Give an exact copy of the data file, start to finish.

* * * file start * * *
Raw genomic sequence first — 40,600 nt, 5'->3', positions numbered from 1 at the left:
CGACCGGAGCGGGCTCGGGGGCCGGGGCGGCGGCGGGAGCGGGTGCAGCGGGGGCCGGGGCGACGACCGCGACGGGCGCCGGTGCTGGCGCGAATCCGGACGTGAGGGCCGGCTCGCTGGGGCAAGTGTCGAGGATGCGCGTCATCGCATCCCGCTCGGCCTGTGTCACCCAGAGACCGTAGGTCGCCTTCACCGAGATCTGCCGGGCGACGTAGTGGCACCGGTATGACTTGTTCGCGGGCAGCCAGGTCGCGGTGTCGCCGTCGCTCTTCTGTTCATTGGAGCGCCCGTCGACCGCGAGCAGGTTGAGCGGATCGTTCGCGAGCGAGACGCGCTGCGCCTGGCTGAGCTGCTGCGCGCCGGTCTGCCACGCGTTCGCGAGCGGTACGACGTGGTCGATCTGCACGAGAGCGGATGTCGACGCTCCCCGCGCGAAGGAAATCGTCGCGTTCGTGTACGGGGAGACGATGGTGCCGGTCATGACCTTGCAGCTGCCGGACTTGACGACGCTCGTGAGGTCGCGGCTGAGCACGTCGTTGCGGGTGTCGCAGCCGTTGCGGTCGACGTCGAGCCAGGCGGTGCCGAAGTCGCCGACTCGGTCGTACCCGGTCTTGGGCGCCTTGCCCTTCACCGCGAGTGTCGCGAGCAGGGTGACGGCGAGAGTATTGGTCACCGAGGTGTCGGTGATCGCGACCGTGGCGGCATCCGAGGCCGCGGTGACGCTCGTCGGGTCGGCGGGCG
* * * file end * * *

Raw genomic sequence first — 40,600 nt, 5'->3', positions numbered from 1 at the left:
CGACCGGAGCGGGCTCGGGGGCCGGGGCGGCGGCGGGAGCGGGTGCAGCGGGGGCCGGGGCGACGACCGCGACGGGCGCCGGTGCTGGCGCGAATCCGGACGTGAGGGCCGGCTCGCTGGGGCAAGTGTCGAGGATGCGCGTCATCGCATCCCGCTCGGCCTGTGTCACCCAGAGACCGTAGGTCGCCTTCACCGAGATCTGCCGGGCGACGTAGTGGCACCGGTATGACTTGTTCGCGGGCAGCCAGGTCGCGGTGTCGCCGTCGCTCTTCTGTTCATTGGAGCGCCCGTCGACCGCGAGCAGGTTGAGCGGATCGTTCGCGAGCGAGACGCGCTGCGCCTGGCTGAGCTGCTGCGCGCCGGTCTGCCACGCGTTCGCGAGCGGTACGACGTGGTCGATCTGCACGAGAGCGGATGTCGACGCTCCCCGCGCGAAGGAAATCGTCGCGTTCGTGTACGGGGAGACGATGGTGCCGGTCATGACCTTGCAGCTGCCGGACTTGACGACGCTCGTGAGGTCGCGGCTGAGCACGTCGTTGCGGGTGTCGCAGCCGTTGCGGTCGACGTCGAGCCAGGCGGTGCCGAAGTCGCCGACTCGGTCGTACCCGGTCTTGGGCGCCTTGCCCTTCACCGCGAGTGTCGCGAGCAGGGTGACGGCGAGAGTATTGGTCACCGAGGTGTCGGTGATCGCGACCGTGGCGGCATCCGAGGCCGCGGTGACGCTCGTCGGGTCGGCGGGCG